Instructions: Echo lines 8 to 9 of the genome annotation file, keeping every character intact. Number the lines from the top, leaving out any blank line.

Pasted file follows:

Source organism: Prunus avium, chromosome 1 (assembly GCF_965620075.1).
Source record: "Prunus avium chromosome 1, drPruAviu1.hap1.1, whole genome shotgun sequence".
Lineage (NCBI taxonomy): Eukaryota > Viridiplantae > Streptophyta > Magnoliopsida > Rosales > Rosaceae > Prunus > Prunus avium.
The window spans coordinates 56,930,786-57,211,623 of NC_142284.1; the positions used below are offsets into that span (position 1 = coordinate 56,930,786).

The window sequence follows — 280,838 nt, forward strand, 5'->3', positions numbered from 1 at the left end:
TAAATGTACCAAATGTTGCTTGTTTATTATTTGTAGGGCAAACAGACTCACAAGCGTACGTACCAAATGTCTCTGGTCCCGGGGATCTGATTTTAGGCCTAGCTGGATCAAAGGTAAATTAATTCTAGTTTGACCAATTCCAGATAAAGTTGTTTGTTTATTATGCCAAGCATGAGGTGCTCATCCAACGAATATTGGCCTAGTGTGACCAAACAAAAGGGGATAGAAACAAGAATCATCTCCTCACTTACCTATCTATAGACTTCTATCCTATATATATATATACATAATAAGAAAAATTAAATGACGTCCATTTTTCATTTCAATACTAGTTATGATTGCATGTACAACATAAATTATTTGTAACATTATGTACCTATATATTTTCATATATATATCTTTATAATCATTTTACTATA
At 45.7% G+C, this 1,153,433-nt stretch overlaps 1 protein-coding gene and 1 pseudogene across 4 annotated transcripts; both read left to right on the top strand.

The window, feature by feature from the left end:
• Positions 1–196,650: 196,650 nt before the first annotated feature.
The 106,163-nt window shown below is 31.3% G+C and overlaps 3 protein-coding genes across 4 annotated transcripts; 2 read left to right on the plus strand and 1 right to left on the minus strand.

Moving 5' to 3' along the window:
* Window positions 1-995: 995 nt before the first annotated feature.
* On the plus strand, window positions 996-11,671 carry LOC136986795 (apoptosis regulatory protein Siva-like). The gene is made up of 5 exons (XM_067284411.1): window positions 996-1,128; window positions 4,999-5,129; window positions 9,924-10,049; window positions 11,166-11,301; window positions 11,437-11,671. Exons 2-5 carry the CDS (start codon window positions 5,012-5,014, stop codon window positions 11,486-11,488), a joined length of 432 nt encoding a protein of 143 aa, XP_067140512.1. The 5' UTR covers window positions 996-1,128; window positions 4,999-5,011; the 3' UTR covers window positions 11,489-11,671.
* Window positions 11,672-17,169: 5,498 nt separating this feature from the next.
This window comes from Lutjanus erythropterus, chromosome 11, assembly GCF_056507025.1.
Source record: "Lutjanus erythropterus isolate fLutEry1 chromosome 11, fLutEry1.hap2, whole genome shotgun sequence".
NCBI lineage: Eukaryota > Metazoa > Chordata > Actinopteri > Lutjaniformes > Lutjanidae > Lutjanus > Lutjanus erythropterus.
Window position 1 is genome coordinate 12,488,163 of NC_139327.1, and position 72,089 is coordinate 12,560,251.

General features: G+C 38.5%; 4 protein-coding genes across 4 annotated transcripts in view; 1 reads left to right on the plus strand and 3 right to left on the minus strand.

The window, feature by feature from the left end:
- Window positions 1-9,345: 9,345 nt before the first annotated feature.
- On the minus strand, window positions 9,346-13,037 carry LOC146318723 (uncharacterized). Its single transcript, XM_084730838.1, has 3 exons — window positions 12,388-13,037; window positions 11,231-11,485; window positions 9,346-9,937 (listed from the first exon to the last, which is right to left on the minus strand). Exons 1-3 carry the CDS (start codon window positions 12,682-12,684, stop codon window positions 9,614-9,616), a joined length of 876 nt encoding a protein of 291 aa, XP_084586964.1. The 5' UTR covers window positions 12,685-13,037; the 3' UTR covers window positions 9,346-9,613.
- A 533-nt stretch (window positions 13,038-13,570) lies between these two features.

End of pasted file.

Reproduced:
The window, feature by feature from the left end:
• Positions 1–196,650: 196,650 nt before the first annotated feature.